The Sovereignty of God, or, My Brush with Calvinism, Part 2: A Crisis of Faith

The next post in my spiritual autobiography, and the conclusion(?) to my account of my struggle with Calvinism. I don’t know; maybe there will be more. I thought I would nudge a couple of Reformed friends in case they might be interested in my thoughts.

John Calvin, by Titian

John Calvin, by Titian (This blog). I am thrilled to find this! I had no idea Titian painted Calvin! I love it when my favorite people cross paths!

I grew a lot as a person and as a Christian over the next few years — though still in short spurts, leaps, and sometimes stumbles. Over the last couple of years of my undergraduate career, I continued to have occasional flirtations with Calvinism. I hung out a few times with the fledgling RUF group on our campus, and attended the nondenominational Campus Crusade from time to time. But I struggled to feel that I fit in in any meaningful way. I visited the churches of several friends, but for reasons I don’t entirely understand looking back, I never settled down. I remained restless, insecure, and lonely.

In the spring of 2009, thanks be to God, I finally graduated. Over the next summer I flailed around uselessly looking for a job — and then, in one of the clearest manifestations of God’s providence that I’ve experienced, one came to me. One day my friend Gloria, who had been one of my dearest Christian friends in school and always an example to me of how to live one’s faith on campus, wrote on my Facebook wall. “Hey, Joseph, would you like to teach Greek at a Christian school?”

The Trivium

The Trivium.

Would I! I don’t think there could have been a more perfect job for me at that time if it had been custom-tailored. All through my undergraduate degree majoring in history, I had never given any serious thought to teaching or pursued teaching credentials — but to my great surprise and joy, I loved teaching more than anything I’d ever done. My year at Veritas Classical School, teaching history, Latin, Greek, and English grammar and vocabulary to grades seven through twelve, was a monumental landmark in my journey as a student, teacher, and Christian.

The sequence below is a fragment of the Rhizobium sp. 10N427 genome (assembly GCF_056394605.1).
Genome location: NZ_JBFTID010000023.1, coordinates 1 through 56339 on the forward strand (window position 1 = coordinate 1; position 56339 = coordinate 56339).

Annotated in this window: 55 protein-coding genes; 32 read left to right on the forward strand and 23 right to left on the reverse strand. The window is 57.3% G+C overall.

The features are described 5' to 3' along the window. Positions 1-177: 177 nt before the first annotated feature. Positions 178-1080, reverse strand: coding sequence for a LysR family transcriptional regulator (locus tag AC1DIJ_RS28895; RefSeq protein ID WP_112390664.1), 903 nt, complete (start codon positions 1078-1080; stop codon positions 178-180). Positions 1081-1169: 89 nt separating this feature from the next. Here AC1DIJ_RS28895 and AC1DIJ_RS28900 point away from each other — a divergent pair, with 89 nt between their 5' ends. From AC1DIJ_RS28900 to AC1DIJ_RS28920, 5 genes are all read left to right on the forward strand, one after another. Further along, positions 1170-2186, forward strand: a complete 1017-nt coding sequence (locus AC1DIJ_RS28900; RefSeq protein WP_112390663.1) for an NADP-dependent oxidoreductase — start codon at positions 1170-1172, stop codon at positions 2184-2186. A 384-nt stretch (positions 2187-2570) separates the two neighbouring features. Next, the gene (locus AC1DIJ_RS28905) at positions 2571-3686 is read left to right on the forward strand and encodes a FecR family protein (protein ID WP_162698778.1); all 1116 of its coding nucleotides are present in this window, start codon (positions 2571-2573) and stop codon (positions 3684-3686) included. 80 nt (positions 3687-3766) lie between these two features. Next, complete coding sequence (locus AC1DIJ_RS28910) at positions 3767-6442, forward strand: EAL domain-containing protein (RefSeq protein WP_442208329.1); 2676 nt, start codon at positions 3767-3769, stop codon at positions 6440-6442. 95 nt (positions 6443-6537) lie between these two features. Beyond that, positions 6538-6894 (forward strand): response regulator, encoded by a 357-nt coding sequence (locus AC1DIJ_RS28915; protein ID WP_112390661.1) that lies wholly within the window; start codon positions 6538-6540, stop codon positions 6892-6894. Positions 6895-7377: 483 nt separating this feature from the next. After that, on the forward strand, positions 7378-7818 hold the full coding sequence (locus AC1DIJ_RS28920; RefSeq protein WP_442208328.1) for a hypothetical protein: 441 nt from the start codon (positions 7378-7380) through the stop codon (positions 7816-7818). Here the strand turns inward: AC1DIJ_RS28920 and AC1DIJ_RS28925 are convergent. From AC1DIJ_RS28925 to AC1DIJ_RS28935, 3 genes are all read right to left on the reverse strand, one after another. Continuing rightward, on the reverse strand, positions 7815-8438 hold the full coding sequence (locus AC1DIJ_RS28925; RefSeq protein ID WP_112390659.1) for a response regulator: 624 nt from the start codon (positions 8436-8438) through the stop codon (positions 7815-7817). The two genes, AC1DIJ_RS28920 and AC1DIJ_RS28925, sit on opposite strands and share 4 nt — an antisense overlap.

But more on that later. In coming to Veritas, my road brought me face to face with Calvinism.

That year also — not coincidentally — brought my walk with God closer than it had been in many years. Becoming a teacher, I felt an obligation to be a model and example spiritually, a mentor and tutor and protector as well. I prayed for my students before I even met them, and for myself that I would be worthy to stand before them. For the first time I read the whole New Testament with an eye to serious Bible study. For my thirtieth birthday I bought myself a new Bible — the Reformed-friendly ESV Study Bible. It was a time of great growth, and I felt that that — towards the Reformed — was the direction my faith was moving in.

Calvin with books

As it turned out, the teacher I was replacing at Veritas was Megan, whom I had known years earlier as a member of the Society. (The pool of students in North Alabama trained in classical languages being small, this was not as big a coincidence as one might think.) She had recently had a baby and was leaving the school to be a mother. In my preparation that summer, I visited Megan’s home a couple of times to discuss curricula and planning. I was immediately impressed with the bookshelves of Megan and her husband: tome upon tome of Christian literature, particularly Calvin’s Institutes of the Christian Religion and other works of the Protestant Reformers. Could this be the intellectual foundation for my faith I’d been looking for? In talking with Megan, I was struck with a major emphasis of her teaching: history as a product of God’s sovereign will.

Veritas met in the building of a small Presbyterian church, and though at the forefront I’d been told that its reach was ecumenical — that I would have students of all different Christian traditions, and that no particular doctrinal position was expected of me — I learned very quickly that in its wider affiliations, Veritas was by and large Reformed. Toward the end of that summer, I attended a few days of workshops with the founders and leaders of the Veritas organization, at a large Presbyterian church in the Atlanta area.

The Apostle Paul

(This is the Protestant Paul.)

It must have been the will of God that I would be reading Paul’s Epistle to the Romans that week, that specifically I would have arrived at Romans 8, 9, and 10. It wasn’t the first time in recent months that I’d read a passage of Scripture and had the nagging thought, What if the Calvinists are right? But the morning of the first day of workshops, I remember sitting in the beautiful garden of the home that had so graciously hosted us, reading those chapters. I remember the sinking feeling in my stomach, the rising panic, as the words seemed to confirm what I feared: “Has the potter no right over the clay, to make out of the same lump one vessel for honorable use and another for dishonorable use? What if God, desiring to show his wrath and to make known his power, has endured with much patience vessels of wrath prepared for destruction, in order to make known the riches of his glory for vessels of mercy, which he has prepared beforehand for glory?” (Romans 9:21–23). As I review my notes from that day (I kept a journal of my studies), I see that I made a surprisingly sharp exegesis then — which I can only credit to the Holy Spirit — as my mind reeled, clawing for an understanding of the passage that didn’t entail what it appeared to entail.